With the deadline on the Super Committee looming, the Treasury Department said on Wednesday the U.S. national debt crept over the $15 trillion threshold this week, providing a fresh reminder of the unsustainable amount of borrowing on the government’s bloated balance sheet.
According to the Treasury, total public debt outstanding has hit $15.03 trillion. That total includes the $10.31 trillion of debt held by the public and $4.72 trillion in borrowing by intragovernmental holdings.
The national debt climbed above the $15 trillion mark just months after Congress agreed to raise the $14.29 trillion debt ceiling in August in a last-minute deal that prevented a once-unthinkable default, but also paralyzed the financial markets.
The milestone also comes a week before the deadline for the Joint Select Committee on Deficit Reduction, or so-called Super Committee, to find some $1.2 trillion in cuts over 10 years from the federal deficit.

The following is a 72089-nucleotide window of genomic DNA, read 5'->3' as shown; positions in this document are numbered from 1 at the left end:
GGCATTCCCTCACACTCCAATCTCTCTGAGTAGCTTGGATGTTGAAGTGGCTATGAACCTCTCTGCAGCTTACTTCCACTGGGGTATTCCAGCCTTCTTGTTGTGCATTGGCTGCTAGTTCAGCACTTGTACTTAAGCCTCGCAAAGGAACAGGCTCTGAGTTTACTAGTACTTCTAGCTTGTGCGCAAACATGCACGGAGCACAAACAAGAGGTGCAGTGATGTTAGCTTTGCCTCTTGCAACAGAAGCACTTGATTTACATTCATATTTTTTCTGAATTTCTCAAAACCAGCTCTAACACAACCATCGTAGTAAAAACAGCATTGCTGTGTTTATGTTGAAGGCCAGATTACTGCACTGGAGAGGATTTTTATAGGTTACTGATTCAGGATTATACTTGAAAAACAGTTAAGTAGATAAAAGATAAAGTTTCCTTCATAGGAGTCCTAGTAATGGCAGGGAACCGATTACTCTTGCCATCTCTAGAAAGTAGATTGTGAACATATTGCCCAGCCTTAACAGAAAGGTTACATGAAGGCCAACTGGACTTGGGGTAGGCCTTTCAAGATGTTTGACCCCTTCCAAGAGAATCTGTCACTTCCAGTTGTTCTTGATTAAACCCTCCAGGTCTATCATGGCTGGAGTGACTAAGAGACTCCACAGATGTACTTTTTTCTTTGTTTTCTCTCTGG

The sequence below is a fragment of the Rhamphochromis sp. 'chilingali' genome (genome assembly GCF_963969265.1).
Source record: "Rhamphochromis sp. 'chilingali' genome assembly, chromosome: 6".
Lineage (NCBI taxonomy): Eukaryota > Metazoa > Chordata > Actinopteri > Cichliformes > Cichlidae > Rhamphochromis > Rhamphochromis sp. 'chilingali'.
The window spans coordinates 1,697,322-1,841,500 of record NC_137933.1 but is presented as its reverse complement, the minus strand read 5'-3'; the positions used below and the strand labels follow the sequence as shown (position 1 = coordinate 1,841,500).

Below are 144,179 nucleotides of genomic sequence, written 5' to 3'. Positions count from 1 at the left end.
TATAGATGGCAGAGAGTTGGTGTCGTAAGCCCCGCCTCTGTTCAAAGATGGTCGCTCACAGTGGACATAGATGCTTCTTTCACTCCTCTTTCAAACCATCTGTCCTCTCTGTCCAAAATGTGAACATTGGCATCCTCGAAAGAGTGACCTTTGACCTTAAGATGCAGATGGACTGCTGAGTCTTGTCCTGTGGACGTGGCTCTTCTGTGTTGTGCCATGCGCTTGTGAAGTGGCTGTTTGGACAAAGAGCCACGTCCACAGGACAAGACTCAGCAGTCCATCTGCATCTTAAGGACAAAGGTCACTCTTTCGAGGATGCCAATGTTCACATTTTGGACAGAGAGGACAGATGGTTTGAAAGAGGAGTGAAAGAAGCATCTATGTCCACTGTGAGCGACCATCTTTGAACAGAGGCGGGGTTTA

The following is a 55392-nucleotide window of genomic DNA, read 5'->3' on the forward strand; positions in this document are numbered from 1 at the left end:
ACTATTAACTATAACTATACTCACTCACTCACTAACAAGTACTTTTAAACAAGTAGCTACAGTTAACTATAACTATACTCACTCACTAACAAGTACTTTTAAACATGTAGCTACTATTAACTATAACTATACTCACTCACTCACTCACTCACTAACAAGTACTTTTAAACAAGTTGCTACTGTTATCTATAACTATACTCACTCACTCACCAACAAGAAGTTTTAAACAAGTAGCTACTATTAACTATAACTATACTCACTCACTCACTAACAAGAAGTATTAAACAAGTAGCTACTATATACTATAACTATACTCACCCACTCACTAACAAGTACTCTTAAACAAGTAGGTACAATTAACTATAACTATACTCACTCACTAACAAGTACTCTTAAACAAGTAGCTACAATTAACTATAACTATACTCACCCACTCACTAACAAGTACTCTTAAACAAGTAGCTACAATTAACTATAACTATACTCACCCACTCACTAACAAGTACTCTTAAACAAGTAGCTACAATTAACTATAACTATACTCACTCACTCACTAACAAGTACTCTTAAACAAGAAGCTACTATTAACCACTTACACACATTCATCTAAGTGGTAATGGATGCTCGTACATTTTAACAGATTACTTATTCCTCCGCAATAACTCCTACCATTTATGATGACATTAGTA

There isn’t much optimism in Washington or on Wall Street that the Super Committee will reach a breakthrough here. A failure could further hurt investor sentiment, especially as the world watches the scary euro-zone sovereign debt crisis that threatens to send Europe to a double-dip recession.
“Any deal that does not address these three programs and sustainably reduces the upward trajectory in the spending on them is a giant charade,” Peter Boockvar, managing director at Miller Tabak, wrote in a note.
The $15 trillion figure is staggering, especially considering that equals $600 billion more than the economic output of China and Japan combined.
Since President Obama took office in January 2009, the national debt level has surged by $4.4 trillion amid the expensive stimulus package and continued spending on the wars in Afghanistan and Iraq, both of which are set to wind down. During his President George W. Bush's eight years in office, the national debt soared by approximately $4.9 trillion.